Congress has been trying for several years to pass cybersecurity legislation, and the number of bills hitting the hopper has increased steadily over recent months. Nearly half a dozen bills have been introduced since January 2014 alone. Senate Intelligence Committee Chairman Dianne Feinstein (D-CA) and Vice Chairman Saxby Chambliss (R-GA) circulated another draft bill—The Cybersecurity and Information Sharing Act of 2014—last week. The recent uptick is no surprise in light of significant incidents of consumer data theft in the United States.
Like the proposed legislation before it, the draft Cybersecurity and Information Sharing Act is concerned with the theft of personal and financial information from company and government computer systems. In order to combat incidents of theft, the draft bill contains provisions that would allow for greater sharing of information among government and private sector entities. For example, the Secretary of Homeland Security would be required to timely share even classified information about cyber threats with cleared representatives of “appropriate entities.”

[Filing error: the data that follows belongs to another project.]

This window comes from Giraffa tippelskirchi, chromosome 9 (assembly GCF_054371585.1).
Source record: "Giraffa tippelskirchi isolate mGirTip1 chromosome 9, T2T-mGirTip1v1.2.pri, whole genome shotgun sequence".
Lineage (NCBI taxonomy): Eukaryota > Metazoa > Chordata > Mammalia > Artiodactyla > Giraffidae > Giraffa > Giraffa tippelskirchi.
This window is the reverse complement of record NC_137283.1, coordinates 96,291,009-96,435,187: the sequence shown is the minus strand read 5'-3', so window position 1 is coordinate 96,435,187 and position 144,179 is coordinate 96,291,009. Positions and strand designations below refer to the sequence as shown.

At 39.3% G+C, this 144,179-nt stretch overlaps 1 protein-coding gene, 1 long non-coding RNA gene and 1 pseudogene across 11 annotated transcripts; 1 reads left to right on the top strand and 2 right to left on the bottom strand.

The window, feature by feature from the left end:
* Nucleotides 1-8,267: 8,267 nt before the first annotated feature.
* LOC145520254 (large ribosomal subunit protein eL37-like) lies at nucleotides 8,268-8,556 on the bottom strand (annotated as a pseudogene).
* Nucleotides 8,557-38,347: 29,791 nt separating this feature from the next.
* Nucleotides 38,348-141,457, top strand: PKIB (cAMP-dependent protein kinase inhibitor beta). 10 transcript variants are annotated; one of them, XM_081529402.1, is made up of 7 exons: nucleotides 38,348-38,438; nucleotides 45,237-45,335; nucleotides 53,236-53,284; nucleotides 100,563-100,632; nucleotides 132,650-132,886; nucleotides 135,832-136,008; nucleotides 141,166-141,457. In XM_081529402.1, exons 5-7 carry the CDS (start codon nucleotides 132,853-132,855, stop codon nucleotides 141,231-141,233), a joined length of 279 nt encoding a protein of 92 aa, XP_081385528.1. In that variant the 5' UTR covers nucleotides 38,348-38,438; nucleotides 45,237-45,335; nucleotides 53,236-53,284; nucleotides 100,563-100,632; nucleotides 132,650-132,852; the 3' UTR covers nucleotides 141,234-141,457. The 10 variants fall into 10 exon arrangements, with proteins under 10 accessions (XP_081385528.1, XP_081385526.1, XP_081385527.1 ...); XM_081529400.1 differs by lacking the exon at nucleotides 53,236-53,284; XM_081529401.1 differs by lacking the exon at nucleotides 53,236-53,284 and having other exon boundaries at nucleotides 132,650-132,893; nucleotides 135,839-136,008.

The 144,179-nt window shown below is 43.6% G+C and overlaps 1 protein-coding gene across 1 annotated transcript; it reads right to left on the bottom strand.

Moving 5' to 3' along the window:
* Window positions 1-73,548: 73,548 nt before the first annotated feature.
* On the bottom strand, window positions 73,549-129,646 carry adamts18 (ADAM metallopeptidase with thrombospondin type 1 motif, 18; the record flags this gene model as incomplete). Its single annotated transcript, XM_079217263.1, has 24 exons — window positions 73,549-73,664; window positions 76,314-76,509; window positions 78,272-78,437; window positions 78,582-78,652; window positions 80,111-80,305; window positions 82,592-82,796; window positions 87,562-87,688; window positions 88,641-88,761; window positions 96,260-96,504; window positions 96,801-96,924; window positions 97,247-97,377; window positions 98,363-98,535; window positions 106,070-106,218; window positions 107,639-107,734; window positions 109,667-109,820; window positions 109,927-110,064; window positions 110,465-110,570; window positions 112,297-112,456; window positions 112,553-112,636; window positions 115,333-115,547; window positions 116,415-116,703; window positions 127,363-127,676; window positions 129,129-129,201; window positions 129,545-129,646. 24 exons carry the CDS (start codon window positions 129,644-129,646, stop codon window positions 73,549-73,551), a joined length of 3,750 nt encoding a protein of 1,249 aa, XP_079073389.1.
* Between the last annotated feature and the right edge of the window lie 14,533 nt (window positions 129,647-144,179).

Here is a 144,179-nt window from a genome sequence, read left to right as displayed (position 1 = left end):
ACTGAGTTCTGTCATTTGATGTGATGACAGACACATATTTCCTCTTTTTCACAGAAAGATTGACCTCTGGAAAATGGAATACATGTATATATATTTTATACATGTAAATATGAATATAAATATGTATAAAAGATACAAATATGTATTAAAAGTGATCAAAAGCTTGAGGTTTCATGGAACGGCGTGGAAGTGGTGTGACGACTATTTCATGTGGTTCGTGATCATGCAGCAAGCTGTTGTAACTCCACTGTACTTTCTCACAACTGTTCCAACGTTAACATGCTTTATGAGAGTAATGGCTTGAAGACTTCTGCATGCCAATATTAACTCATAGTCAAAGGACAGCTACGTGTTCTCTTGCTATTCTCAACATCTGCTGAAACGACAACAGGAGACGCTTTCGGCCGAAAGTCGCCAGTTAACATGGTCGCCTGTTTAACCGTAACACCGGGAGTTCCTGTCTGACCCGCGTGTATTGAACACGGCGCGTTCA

Private entities would also be able to constantly monitor their own systems, and those of other entities if given permission, to ferret out possible cyber threats. If a private company identifies a cyber threat, it could then engage in “countermeasures” to eliminate, prevent or minimize the threat. The draft bill does not elaborate on exactly what those “countermeasures” might include, but does contemplate that they will be executed on both private and government systems, as appropriate. In an attempt to alleviate previous concerns that data sharing would open companies up to litigation under the privacy laws, private entities engaged in monitoring and sharing information about cyber threats consistent with the proposed law would be exempt from suit.
In a joint statement regarding the release of the draft bill, Feinstein and Chambliss indicated that they have circulated the draft to “relevant parties in the executive branch, private industry and the privacy community” for comment, and that once comments are received, the pair will “consider the final legislation.” Given the uncertain timeframe for the collection of comments and introduction of a formal bill, it is unlikely that the Senate will be able to reach an agreement on a comprehensive cybersecurity bill before the end of the year. Additionally, the legislative calendar is already crowded with other priority items such as the annual appropriations process and action on tax extender provisions. Further complicating matters is the approaching 2014 mid-term elections. Nonetheless, cybersecurity does remain a priority for Congress, and additional action could take place late this year, possibly during the lame duck session.